Jacqueline Lee is a graduate student in the Master of Health Care Policy and Management (HCPM) program at the Heinz College. Lee has set a high standard for time management, balancing work with volunteer and extracurricular activities. She is a teaching assistant, a volunteer for a Hospital Elder Life Program at UPMC Shadyside, and co-founder and co-president of the CMU Kidney Disease Screening and Awareness Program. Lee participated in a program with the Pittsburgh Life Sciences Greenhouse to help build sustainable business models and to assist entrepreneurs as an apprentice on projects. She and her fellow students worked with Kids Plus Pediatrics of Pittsburgh on a capstone project to improve patient engagement through enhanced process and technology using the company’s voice over internet protocol system.
Alexandra Pasch, an Andrew Carnegie Scholar and a member of Phi Beta Kappa, is majoring in international relations and politics, and ethics, history and public policy. She participated in the Washington Semester Program as a sophomore, and quickly became a leader among her peers as she interned with the U.S. Senate Foreign Relations Committee. In the fall of her junior year she accepted a graduate level internship in Belgium with the U.S. Mission to the European Union. Last summer, she earned an internship at the Center for American Women and Politics in her home state of New Jersey. Her commitment to the advancement of women in politics is a core pillar of her studies and professional pursuits. After graduation, she plans to return to CMU this fall to complete a master's degree in international relations and politics and then attend law school to puruse a career in national security law.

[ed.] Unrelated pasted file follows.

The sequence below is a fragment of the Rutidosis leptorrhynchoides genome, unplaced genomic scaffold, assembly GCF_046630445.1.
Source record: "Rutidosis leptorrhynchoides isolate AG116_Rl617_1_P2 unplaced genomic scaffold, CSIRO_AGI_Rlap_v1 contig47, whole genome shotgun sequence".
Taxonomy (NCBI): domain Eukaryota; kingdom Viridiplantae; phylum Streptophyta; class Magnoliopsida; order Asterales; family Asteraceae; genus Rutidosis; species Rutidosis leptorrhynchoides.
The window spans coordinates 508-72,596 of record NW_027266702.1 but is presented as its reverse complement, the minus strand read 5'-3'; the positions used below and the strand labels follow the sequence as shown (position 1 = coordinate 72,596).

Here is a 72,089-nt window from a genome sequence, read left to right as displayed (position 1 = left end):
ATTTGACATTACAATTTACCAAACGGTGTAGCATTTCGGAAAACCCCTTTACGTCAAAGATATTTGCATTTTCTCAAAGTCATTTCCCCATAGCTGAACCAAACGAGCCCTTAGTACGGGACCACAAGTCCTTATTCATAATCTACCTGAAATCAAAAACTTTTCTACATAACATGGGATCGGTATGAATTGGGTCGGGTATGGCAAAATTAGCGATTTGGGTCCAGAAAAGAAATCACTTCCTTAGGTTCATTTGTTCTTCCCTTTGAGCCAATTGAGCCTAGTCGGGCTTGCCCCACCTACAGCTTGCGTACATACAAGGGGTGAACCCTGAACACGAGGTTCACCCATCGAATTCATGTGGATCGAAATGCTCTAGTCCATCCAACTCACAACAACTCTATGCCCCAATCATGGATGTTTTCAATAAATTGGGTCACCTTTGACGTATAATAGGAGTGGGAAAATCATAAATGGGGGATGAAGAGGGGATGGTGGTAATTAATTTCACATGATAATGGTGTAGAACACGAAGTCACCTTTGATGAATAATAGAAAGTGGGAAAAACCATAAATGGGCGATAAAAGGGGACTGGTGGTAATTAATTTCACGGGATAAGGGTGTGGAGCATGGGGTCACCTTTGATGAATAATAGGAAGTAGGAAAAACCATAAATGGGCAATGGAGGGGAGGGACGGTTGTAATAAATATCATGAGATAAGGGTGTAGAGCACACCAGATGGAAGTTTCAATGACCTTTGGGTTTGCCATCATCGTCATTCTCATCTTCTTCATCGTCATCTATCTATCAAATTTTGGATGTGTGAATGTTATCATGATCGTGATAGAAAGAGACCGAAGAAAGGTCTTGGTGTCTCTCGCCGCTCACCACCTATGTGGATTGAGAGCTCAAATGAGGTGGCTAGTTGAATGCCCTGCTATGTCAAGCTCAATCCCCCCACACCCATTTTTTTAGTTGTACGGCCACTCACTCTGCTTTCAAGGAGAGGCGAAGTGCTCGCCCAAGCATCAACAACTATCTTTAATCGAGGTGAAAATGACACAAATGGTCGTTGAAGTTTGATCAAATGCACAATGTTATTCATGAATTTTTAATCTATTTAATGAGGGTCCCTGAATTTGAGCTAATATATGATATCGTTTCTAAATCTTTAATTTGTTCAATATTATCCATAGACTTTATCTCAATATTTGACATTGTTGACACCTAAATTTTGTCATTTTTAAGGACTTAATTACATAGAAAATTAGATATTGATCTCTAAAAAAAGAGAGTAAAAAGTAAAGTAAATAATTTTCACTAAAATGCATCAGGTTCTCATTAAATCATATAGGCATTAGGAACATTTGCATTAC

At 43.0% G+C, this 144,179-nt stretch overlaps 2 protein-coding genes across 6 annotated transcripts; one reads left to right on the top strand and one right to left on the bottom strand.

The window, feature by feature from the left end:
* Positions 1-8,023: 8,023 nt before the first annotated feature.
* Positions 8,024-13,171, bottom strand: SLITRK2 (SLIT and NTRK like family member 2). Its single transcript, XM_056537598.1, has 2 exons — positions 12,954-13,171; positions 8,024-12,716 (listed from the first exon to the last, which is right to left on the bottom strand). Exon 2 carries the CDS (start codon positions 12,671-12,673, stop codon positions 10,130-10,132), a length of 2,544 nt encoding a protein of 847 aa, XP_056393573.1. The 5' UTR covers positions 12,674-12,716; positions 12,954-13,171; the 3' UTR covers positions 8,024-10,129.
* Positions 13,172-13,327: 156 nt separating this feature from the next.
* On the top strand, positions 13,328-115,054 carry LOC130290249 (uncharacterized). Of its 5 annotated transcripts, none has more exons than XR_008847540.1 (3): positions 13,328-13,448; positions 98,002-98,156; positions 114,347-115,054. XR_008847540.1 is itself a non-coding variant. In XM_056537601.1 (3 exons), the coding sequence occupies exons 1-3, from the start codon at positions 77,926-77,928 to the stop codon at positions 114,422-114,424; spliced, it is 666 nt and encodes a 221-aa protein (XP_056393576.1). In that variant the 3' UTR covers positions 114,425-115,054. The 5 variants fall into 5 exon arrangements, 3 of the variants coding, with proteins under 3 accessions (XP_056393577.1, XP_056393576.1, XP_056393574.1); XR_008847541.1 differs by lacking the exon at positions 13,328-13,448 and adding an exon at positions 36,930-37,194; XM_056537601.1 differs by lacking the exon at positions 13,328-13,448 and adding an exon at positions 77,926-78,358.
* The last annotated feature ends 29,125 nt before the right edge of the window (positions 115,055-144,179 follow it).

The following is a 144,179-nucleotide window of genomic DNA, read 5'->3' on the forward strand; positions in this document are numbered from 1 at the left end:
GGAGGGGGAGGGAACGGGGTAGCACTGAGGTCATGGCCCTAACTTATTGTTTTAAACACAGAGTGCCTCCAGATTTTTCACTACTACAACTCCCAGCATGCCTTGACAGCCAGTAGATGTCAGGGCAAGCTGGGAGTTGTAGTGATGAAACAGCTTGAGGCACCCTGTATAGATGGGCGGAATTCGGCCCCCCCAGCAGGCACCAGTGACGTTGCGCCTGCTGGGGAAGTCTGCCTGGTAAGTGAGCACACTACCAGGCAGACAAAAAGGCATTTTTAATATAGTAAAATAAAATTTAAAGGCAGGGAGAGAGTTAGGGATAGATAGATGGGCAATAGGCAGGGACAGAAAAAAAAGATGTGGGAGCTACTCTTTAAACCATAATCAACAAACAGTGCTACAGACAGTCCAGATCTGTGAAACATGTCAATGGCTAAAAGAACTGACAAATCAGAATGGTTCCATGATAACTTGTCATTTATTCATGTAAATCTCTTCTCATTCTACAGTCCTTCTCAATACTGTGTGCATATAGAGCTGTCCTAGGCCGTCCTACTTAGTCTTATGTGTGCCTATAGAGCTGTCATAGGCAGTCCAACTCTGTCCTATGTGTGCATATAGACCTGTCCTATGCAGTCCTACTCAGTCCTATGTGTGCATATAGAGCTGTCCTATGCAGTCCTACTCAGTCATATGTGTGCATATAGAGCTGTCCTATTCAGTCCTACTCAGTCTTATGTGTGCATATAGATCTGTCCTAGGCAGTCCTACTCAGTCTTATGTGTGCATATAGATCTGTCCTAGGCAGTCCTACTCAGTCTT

Amelia Rosen is an Andrew Carnegie Scholar who is wrapping up her bachelor’s degree in architecture. Rosen has masterfully balanced her academic workload, extracurricular commitments and devotion to the American Institute of Architecture Students. Under her leadership, CMU's AIAS chapter has grown and become more active in the school and region. As chapter president she led the creation of professional development and fundraising tracks, grew membership to more than 100 students and worked to earn official recognition as a CMU student organization. Rosen was instrumental in having Carnegie Mellon selected as the host for “Forge Quad,” the largest national AIAS conference in history in 2016. She recently was named director of the conference’s northeast region.
Student Body President Vaasavi Unnava is an economics major and a member of the Dietrich College's Quantitative Social Science Scholars Program. Her campus-wide activities have focused on gender equality, domestic violence and sexual assault, and increasing student awareness and access to mental health resources. Unnava has made it her mission to advance the visibility of women on campus and raise consciousness about their contributions and successes. Her work received national attention during her sophomore year, when she was invited to speak at the “It’s On Us” roundtable discussion at the White House. The invitation was a result of her co-founding and co-chairing the Sexual Assault and Relationship Violence Prevention Committee at CMU.
The CMWA has been awarding scholarships to graduating students every year since 1964. The scholarships are funded by CMWA membership dues. CMWA membership is open to all women associated with the university.
Mary Suresh is the CMWA honorary president. Board members are President Christa Cardone, Vice President of Programs Colleen Libertz, Co-Vice President of Programs and Marketing Jessica Corry, Vice President of Membership Lisa Georgi, Treasurer Rita Ciccariello and Past President Alexa Hansen.